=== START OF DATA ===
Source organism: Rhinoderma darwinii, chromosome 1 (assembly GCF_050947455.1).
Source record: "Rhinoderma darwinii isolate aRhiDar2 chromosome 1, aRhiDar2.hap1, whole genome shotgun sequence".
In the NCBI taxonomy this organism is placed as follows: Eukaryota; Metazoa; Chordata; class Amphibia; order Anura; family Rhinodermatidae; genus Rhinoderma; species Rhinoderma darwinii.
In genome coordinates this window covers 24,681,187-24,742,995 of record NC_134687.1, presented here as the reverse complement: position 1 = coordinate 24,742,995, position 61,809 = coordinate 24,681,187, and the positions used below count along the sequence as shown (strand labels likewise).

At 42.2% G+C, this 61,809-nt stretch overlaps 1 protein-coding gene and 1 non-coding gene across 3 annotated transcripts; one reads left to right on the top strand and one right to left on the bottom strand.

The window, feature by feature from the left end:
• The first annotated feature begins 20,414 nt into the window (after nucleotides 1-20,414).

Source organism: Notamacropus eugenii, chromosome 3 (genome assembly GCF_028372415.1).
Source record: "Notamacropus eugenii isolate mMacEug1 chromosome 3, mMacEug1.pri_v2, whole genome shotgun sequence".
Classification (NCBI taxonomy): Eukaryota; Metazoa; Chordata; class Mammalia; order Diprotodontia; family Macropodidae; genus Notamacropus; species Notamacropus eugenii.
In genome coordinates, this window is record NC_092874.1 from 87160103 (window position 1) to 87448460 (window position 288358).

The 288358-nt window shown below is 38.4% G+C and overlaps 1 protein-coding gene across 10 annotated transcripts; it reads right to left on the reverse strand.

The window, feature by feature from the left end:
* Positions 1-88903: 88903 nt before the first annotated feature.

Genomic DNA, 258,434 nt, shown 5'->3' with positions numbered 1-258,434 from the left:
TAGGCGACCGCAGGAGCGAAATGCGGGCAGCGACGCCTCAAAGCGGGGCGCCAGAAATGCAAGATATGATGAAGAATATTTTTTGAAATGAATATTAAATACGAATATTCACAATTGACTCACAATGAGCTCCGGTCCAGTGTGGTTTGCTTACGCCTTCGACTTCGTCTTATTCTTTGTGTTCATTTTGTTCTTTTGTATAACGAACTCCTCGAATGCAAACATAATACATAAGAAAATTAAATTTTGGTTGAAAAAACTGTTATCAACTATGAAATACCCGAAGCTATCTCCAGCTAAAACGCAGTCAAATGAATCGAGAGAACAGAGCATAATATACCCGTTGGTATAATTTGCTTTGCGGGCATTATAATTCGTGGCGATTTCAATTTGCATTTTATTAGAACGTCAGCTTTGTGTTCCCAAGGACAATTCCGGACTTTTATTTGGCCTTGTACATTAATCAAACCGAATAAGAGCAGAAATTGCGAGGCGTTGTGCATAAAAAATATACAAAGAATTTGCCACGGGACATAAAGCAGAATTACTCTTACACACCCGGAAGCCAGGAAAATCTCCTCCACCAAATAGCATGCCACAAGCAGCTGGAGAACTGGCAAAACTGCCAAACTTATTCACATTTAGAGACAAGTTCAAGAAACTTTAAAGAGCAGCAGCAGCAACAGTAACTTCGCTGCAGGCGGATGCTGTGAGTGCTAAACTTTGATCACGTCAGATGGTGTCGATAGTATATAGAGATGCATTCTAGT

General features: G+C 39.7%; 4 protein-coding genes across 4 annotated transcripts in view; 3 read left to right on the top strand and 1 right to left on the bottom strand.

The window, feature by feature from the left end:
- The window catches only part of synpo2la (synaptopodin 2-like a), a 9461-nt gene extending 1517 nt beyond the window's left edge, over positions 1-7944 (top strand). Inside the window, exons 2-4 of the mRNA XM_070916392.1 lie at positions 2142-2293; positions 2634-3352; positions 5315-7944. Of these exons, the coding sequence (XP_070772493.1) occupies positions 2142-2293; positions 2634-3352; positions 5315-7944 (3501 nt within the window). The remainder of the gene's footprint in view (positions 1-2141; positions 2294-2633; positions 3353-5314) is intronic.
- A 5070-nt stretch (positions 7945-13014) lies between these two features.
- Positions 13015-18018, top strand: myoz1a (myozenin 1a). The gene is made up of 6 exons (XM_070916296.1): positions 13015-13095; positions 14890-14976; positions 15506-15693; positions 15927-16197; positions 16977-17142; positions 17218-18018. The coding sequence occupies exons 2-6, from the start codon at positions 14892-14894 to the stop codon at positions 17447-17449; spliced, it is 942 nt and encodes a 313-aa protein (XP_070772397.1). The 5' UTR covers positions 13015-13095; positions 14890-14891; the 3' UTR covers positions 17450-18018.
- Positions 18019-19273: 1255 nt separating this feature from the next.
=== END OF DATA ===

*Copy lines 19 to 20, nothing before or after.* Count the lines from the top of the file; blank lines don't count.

- The window catches only part of synpo2la (synaptopodin 2-like a), a 9461-nt gene extending 1517 nt beyond the window's left edge, over positions 1-7944 (top strand). Inside the window, exons 2-4 of the mRNA XM_070916392.1 lie at positions 2142-2293; positions 2634-3352; positions 5315-7944. Of these exons, the coding sequence (XP_070772493.1) occupies positions 2142-2293; positions 2634-3352; positions 5315-7944 (3501 nt within the window). The remainder of the gene's footprint in view (positions 1-2141; positions 2294-2633; positions 3353-5314) is intronic.
- A 5070-nt stretch (positions 7945-13014) lies between these two features.